December 11, 2019
Bailey McCann, Opalesque New York
December 10, 2019
Marketing is an increasingly important aspect of the business of asset management, but a new survey from Cutter Associates shows that asset managers are slow to act and haven't fully embraced data capture and marketing automation.
The survey results point to an overall trend of transformation across the landscape as marketers are embracing new forms of communication to better engage with their targets, but a significant amount of work remains. Survey participants report improvement is needed in data quality, completeness, and accuracy. Many marketing organizations are also lacking the tools to integrate and analyze siloed data sets, making strategic and tactical decision-making difficult and inefficient.
"Asset managers spend a lot of time on marketing collateral, but they don't pay as much attention to how it's being used or where it's not connecting," explains Cindy Sealey, CFA, principal, and leader of Cutter Associates' Client Facing Consulting Practice in an interview with Opalesque. "Aspects of marketing automation can play a bigger role here in terms of helping managers understand where interaction is taking place and where it isn't." Respondents report that they are starting to participate in their firm's data governance programs to gain insight into how marketing consumes and produces data. Despite the impact of data on marketing functions, only 36% of surveyed firms have representation in enterprise data governance programs. A majority of respondents say they rely on static lists to do marketing segmentation and outreach. Only 4% of surveyed firms are using a purpose-built tool to integrate client data into a single view for analysis.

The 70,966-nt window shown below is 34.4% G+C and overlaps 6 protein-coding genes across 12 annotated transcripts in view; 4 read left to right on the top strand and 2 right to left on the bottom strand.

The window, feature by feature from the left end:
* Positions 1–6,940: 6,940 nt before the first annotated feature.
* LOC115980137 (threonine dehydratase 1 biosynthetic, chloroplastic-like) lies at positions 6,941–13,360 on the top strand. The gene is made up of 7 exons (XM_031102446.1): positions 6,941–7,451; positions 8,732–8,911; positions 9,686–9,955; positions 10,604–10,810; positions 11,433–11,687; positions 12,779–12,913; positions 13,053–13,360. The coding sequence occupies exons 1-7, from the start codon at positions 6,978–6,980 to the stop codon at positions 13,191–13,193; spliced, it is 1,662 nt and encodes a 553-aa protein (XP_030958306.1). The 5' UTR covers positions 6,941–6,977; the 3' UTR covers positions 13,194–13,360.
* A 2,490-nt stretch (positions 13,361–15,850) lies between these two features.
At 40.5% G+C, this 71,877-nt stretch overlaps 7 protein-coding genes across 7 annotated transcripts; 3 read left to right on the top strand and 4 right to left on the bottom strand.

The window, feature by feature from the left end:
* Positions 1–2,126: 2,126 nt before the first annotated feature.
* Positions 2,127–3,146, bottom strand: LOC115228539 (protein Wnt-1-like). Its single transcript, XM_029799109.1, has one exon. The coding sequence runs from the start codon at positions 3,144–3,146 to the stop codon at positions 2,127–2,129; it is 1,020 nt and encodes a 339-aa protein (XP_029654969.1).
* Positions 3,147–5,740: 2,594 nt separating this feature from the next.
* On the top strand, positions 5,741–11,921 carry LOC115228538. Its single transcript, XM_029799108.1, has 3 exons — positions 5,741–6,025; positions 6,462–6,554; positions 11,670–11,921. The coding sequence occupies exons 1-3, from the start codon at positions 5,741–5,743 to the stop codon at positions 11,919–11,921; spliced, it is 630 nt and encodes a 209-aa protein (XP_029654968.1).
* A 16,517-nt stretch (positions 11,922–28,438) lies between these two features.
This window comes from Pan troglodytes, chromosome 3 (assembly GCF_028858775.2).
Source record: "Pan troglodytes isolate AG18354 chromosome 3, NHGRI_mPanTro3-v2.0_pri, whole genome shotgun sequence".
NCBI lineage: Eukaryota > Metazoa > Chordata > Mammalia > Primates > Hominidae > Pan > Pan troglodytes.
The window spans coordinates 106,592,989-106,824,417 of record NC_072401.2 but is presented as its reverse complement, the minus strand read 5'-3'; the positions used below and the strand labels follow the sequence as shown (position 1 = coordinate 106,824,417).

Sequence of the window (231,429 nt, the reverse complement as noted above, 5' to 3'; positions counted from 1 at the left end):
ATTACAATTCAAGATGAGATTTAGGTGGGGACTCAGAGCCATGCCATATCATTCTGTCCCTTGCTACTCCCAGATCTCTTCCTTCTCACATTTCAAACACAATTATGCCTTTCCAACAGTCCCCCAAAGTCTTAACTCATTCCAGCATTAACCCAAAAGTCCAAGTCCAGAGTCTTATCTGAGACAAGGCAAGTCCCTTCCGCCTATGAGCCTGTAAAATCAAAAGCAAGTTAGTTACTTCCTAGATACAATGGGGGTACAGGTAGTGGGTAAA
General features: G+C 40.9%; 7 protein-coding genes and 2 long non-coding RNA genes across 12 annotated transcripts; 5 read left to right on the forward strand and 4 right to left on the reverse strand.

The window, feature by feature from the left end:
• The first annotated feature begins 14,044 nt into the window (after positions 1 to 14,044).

The survey findings show that asset managers may also need to rethink the information they put out. Basic performance data and pitchbooks aren't likely to be enough to stand out. "Content is important, but managers have to include more insight into what the firm is doing or put out content that is relevant to the current market. The successful strategies that we see take content to the next level," Sealey says. Many marketing organizations do not yet use common content development aids including personas, customer journeys, creative briefs, or workflow software to better understand and respond to the interests of investors. Filling in those gaps can improve marketing outcomes and also provide valuable data back to asset managers about the shape of the investor market.
Mobile applications and social media are also emerging marketing channels, but the findings suggest that many firms are still waiting to see what their peers do in these areas. Regulatory concerns also make it difficult for managers to create a comprehensive social media strategy. The survey shows that smaller firms are less likely to activate spokespeople, sales, and employees on social media, while larger firms are engaging more.
Overall, the findings suggest that asset managers will have to take a more holistic approach to marketing if they want their efforts to be successful especially as it becomes easier than ever before to find investment related content online. The full findings are available here.
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